About half of people in a city’s program are homeless again within a few years

Oakland officials on Tuesday urged Mayor Libby Schaaf’s administration to better track homeless services that help people, after a recent audit raised questions about the effectiveness of the city’s programs for homeless people. homeless.

The comments come nearly two months after City Auditor Courtney Ruby
published a 140-page audit
which revealed that Oakland spent $69 million on homeless service providers over three years, which had mixed results in placing homeless residents into permanent housing. The audit also found the city needs to do a better job of knowing if people are staying housed after receiving services.

The audit released in September is the second on the city’s response to homelessness. Ruby posted one in April 2021 that showed
Oakland lacked an effective strategy
faced with growing numbers of homeless residents living on city streets, and failed to provide adequate policy guidance and funding to address the crisis.

Council President Nikki Fortunato Bas, who commissioned the two audits, said the information provides “baseline information” so the city can create “stronger programs and services and the management systems that will help us.” to deliver the accountability and results” needed.

Vice Mayor Rebecca Kaplan said the city needs to improve tracking of its homelessness services to better understand which programs are working and which are not.

In response, Daniel Cooper, the city’s homelessness administrator, said the city is on board with the audit and “we have a lot of work to do.”

Estelle Clemons, the city’s acting director with the Department of Human Services, said the city is currently working on a strategic plan with the US Department of Housing and Urban Development to address homelessness. Clemons said she expects the plan to be ready for city council’s review by December.

Oakland’s homeless population increased by 24%
in the last three years
– of
4,071 in 2019 to 5,055 in 2022. Sixty-six percent of Oakland’s homeless population, or 3,337 people, are unsheltered and 34 percent, or 1,718 people, live in some type of shelter.

The city’s latest homeless count showed around 1,000 people living in tents, with around the same number living in cars or vans and just over 900 living in camper vans. EveryOne Home, a nonprofit that did the count, found that 27% of Oakland’s homeless population said eviction or foreclosures were the cause of their homelessness and 26% said that it was because their family and friends could not afford to provide them with accommodation.

Forty-nine percent of survey respondents said rent assistance would have helped prevent homelessness.

Oakland named Cooper, the new homelessness administrator, in March, tasked with responding to health and safety issues on the streets and connecting residents to housing options. Cooper is working with different city departments to deal with the crisis, including public works and the social services department. The city has spent nearly $70 million from 2018 to 2021 on contracts with nonprofits to provide services to homeless people — operating community cabins, secure parking sites for RVs, and other types of shelters.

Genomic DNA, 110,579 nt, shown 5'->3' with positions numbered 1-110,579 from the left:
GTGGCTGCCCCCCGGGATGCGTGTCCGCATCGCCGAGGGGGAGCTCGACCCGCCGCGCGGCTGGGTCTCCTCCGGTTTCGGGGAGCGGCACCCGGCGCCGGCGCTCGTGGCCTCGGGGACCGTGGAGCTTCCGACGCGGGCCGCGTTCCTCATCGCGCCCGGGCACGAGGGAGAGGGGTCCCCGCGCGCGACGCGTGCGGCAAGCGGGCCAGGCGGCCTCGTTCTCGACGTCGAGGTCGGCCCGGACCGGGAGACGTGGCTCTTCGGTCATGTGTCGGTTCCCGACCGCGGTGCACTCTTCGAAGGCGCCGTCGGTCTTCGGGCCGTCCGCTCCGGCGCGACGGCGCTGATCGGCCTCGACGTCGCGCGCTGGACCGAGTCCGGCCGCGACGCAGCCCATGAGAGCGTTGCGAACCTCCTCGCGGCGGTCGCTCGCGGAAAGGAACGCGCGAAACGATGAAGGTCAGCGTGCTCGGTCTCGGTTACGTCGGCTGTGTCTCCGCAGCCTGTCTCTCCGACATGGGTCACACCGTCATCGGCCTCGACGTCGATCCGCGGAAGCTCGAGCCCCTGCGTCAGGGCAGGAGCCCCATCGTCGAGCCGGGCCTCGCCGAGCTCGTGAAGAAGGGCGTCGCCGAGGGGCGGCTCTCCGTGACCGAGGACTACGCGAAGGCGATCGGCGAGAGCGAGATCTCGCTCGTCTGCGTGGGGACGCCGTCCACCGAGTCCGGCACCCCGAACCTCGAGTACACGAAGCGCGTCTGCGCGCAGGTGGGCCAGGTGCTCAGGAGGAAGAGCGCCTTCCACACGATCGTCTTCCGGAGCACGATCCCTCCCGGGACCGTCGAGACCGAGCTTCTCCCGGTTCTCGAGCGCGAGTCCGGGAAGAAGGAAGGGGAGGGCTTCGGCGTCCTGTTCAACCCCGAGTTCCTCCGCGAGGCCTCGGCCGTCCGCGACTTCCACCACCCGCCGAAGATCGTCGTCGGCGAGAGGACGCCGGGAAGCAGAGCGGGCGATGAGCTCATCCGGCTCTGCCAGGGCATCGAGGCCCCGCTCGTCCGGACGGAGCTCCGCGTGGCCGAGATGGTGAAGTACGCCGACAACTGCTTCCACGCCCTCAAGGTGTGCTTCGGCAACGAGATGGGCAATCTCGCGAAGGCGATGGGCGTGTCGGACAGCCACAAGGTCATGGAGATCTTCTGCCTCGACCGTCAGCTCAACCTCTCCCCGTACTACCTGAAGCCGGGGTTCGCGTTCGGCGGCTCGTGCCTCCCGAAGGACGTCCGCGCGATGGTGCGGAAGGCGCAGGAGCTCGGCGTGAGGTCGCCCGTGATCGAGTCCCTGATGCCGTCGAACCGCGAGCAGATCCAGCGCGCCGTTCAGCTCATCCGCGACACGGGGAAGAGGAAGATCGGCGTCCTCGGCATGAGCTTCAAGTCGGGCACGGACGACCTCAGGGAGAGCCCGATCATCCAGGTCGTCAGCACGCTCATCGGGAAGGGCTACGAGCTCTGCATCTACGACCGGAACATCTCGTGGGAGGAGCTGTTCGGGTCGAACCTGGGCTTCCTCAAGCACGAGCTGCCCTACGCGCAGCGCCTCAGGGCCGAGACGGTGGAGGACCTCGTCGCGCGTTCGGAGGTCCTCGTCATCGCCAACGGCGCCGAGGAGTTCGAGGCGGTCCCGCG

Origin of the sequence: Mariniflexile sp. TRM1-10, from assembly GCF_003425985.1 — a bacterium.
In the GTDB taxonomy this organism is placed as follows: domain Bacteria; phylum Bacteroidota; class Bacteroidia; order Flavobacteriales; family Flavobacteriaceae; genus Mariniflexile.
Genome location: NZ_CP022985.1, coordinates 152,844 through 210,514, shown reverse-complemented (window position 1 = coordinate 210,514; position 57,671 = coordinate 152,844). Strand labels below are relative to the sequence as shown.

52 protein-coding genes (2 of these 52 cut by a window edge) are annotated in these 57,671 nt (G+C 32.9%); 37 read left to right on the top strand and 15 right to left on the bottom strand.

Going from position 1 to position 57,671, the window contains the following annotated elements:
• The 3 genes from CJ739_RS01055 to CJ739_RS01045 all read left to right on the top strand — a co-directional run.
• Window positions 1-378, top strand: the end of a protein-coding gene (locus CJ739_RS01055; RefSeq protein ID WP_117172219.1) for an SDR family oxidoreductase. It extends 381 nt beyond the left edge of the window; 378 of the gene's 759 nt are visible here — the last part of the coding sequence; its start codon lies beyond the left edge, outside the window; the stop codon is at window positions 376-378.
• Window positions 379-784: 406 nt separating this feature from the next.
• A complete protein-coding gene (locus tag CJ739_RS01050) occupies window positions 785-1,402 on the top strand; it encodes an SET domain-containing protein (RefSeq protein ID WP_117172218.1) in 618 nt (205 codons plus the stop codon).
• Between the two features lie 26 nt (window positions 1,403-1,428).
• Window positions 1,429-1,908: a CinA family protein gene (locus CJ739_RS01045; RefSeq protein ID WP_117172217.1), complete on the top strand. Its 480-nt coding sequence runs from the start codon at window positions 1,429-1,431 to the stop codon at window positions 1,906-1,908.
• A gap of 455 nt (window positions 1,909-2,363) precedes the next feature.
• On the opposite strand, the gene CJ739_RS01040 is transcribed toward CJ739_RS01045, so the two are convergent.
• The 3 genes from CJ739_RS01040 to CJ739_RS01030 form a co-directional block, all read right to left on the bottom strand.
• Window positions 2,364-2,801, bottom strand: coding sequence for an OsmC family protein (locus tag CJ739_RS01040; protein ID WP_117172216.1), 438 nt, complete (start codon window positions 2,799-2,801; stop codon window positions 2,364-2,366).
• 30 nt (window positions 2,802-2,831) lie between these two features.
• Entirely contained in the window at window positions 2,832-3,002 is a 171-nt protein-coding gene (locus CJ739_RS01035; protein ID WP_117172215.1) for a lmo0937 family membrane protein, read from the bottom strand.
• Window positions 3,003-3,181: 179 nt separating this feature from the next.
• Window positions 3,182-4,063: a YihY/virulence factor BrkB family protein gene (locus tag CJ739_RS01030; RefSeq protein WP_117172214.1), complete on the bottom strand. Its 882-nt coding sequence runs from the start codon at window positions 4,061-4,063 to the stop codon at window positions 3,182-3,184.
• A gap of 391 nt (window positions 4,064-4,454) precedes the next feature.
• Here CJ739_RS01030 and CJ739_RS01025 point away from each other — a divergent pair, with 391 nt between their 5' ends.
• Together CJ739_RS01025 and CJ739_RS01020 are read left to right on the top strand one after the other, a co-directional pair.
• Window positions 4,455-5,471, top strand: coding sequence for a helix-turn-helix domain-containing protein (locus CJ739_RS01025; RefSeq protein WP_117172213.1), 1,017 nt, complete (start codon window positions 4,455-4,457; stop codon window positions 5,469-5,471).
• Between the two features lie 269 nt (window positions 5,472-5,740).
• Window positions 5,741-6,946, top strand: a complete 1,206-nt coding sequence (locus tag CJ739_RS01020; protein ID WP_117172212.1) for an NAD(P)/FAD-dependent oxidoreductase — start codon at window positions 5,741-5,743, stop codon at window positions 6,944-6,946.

The audit looked at community cabins, emergency shelters, transitional housing, secure RV parking sites and the city’s longer-term housing programs from 2018 to 2021. It also looked at the impact of the pandemic on homeless services, noting that Oakland has placed 300 people in COVID emergency housing programs. . However, the pandemic has also caused disruption as shelters have had to reduce capacity, people have lost their jobs and some providers have struggled to connect people to resources due to office closures.

Overall, the city’s responses helped about 8,600 people from 2018 to 2021. Of this group, nearly 6,700 were in crisis response programs, which include booths and parking sites secured for RVing, and nearly 1,990 were in longer-term housing programs.

The audit found that, for example, the community shacks served around 1,100 people from 2018 to 2021. Over those three years, just under 30% of people – on average – left the shacks to move to a permanent accommodation. During these three years, the proportion of people who became homeless again varied from 42% to 58%.

The city’s emergency family shelters have been the most successful in getting people into permanent housing. In 2018, 77% of the 46 people who used family shelters exited to permanent housing, compared to 52% of the 35 people in 2019. In 2020, as the pandemic hit, the number of people in family shelters soared to 162 and only 34% of this group have found permanent housing.

During the audit, Ruby said the city needs to assess the performance of programs and providers to determine if they are operating “effectively and efficiently.”

Ruby noted that the city’s secure RV parking programs lack housing navigation measures and services.

Its recommendations included improving data collection, increasing public reporting, and establishing greater oversight of contractors.

Sarah Ravani (her) is a staff writer for the San Francisco Chronicle. Email: [email protected]:
@SarRavani

Ryan H. Bowman